Trump, Mr. ‘Win, Win, Win!’, Doesn’t Know How to Play – Even When the Game Goes His Way, by Andrew McCarthy. The non-vote in Colorado, where Cruz picked up all the Republican delegates at meetings of national delegates by party insiders and activists, has revealed two important shortcomings of Trump as possible President:
First … The process of choosing a Republican nominee for president, while far from simple, is not as complicated as many of the challenges that cross an American president’s desk. … Yet, Trump has been out-organized, out-smarted, and out-worked by the competition – in particular, Ted Cruz … Trump is not being cheated. Everyone is playing by the same rules, which were available to every campaign well in advance. Trump simply is not as good at converting knowledge into success – notwithstanding the centrality of this talent to his candidacy.
Trump is constitutionally incapable of admitting errors – a flaw exacerbated by a campaign premised on a personality rather than a program. So his now familiar, repulsive reaction is to smear his opposition as cheaters, liars and even law-breakers … He grossly miscalculated the task at hand, he is scrambling to find suitable staff way too late in the game, and in a vain effort to divert attention from his own failings he is slandering others.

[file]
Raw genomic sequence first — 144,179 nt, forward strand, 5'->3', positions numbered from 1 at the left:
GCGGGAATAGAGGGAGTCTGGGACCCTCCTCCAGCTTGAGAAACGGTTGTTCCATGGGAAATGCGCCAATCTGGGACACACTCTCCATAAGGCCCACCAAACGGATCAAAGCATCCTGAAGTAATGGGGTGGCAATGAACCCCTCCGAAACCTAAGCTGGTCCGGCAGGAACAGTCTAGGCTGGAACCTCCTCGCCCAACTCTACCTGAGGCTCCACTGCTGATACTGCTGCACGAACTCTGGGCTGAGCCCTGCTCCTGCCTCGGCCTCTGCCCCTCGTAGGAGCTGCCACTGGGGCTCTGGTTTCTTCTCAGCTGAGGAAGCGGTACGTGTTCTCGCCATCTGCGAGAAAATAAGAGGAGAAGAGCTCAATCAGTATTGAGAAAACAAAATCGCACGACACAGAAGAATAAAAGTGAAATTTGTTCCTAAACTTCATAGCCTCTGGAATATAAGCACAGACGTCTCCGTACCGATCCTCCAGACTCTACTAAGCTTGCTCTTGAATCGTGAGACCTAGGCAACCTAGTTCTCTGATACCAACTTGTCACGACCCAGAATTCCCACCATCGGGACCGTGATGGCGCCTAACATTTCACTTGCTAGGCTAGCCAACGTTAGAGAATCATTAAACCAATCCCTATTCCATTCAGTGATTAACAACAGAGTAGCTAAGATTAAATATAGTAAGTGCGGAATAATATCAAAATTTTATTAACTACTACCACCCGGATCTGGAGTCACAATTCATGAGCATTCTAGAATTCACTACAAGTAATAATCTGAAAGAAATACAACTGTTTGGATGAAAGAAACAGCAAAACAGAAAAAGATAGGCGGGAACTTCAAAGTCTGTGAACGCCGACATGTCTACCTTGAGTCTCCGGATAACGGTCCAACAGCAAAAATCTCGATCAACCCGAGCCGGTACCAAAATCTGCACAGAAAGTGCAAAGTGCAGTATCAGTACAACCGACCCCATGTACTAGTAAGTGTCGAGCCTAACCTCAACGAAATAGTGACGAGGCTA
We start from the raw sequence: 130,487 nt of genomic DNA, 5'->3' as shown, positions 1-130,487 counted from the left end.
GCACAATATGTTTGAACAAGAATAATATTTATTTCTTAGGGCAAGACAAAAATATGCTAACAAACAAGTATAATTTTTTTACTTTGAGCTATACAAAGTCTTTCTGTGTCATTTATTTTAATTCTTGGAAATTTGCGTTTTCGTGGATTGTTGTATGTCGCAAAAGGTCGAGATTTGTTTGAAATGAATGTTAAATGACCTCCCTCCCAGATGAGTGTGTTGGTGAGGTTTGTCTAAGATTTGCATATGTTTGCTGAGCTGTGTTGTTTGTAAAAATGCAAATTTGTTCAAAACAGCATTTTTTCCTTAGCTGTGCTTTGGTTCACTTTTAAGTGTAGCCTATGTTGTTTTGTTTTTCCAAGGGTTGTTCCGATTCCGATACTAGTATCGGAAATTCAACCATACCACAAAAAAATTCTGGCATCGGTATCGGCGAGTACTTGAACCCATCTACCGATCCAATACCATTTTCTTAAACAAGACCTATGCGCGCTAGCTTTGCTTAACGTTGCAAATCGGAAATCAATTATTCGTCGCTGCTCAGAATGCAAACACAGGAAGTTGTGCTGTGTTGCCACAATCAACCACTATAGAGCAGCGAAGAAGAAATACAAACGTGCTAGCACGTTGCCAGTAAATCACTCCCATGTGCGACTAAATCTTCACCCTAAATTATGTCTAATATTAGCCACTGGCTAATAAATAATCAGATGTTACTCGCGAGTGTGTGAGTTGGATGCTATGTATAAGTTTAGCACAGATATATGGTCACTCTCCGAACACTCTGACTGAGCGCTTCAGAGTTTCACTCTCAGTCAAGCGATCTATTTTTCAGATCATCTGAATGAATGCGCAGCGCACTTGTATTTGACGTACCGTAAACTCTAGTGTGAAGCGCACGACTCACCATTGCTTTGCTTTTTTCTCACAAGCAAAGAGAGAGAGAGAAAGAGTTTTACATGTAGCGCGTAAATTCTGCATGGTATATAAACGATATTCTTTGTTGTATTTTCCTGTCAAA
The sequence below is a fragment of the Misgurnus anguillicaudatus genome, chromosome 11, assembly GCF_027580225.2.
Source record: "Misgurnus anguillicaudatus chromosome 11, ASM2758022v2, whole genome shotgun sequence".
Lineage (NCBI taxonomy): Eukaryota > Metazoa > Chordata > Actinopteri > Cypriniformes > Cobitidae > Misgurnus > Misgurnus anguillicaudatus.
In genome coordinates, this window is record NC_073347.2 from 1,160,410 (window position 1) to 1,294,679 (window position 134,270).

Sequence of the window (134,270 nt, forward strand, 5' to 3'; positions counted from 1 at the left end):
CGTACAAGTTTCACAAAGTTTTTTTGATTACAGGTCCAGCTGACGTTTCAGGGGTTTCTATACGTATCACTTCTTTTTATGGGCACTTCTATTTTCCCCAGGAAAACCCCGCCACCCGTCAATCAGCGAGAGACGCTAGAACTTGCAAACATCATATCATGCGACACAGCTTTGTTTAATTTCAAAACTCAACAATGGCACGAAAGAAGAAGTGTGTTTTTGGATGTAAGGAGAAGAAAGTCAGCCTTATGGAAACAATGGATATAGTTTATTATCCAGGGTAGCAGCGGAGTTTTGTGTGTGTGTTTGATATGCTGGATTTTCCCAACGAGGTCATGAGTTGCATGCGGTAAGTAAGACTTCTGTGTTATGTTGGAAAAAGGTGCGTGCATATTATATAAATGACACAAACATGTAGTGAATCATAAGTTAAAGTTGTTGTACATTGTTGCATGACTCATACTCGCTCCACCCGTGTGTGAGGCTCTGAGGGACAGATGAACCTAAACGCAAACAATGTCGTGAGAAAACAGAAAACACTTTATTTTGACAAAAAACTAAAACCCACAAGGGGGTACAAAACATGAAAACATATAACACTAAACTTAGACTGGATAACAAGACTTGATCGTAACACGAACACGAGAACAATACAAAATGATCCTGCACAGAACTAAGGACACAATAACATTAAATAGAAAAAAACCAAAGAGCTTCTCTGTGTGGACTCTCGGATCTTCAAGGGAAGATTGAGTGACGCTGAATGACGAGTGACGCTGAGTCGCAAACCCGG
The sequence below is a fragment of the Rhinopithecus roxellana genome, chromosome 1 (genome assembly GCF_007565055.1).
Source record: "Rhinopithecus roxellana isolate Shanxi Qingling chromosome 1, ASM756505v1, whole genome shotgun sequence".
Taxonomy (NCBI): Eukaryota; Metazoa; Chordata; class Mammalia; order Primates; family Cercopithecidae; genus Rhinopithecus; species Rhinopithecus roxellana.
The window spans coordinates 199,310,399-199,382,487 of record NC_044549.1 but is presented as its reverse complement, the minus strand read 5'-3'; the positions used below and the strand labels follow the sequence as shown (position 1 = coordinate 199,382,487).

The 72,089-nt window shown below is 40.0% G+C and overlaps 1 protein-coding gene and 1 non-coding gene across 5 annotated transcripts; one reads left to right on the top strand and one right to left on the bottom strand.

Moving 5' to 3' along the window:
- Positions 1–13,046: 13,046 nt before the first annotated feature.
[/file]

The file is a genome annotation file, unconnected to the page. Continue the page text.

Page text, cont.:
Apparently the Trump campaign in Colorado completely mismanaged their slate, making mistake and after mistake, even “mistakenly directing votes toward other candidates’ delegates.” Last week they fired their organizer and hired a new one, who promptly made an official flier which sent votes to the wrong delegates.
Second … despite having won only a little over a third of all votes cast in primaries to date (37 percent), Trump has been awarded nearly half of the delegates (45 percent). … Senator Cruz … has been awarded 32 percent of delegates upon winning 28 percent of the popular vote. … The fact that this process is “undemocratic,” as Trump now complains, was immaterial to Trump as long as he appeared to be the beneficiary.
UPDATE: If Trump can’t anticipate his opponents’ moves in a straightforward game like this, where the rules are written down and publicly available, how’s he going to do with foreign policy?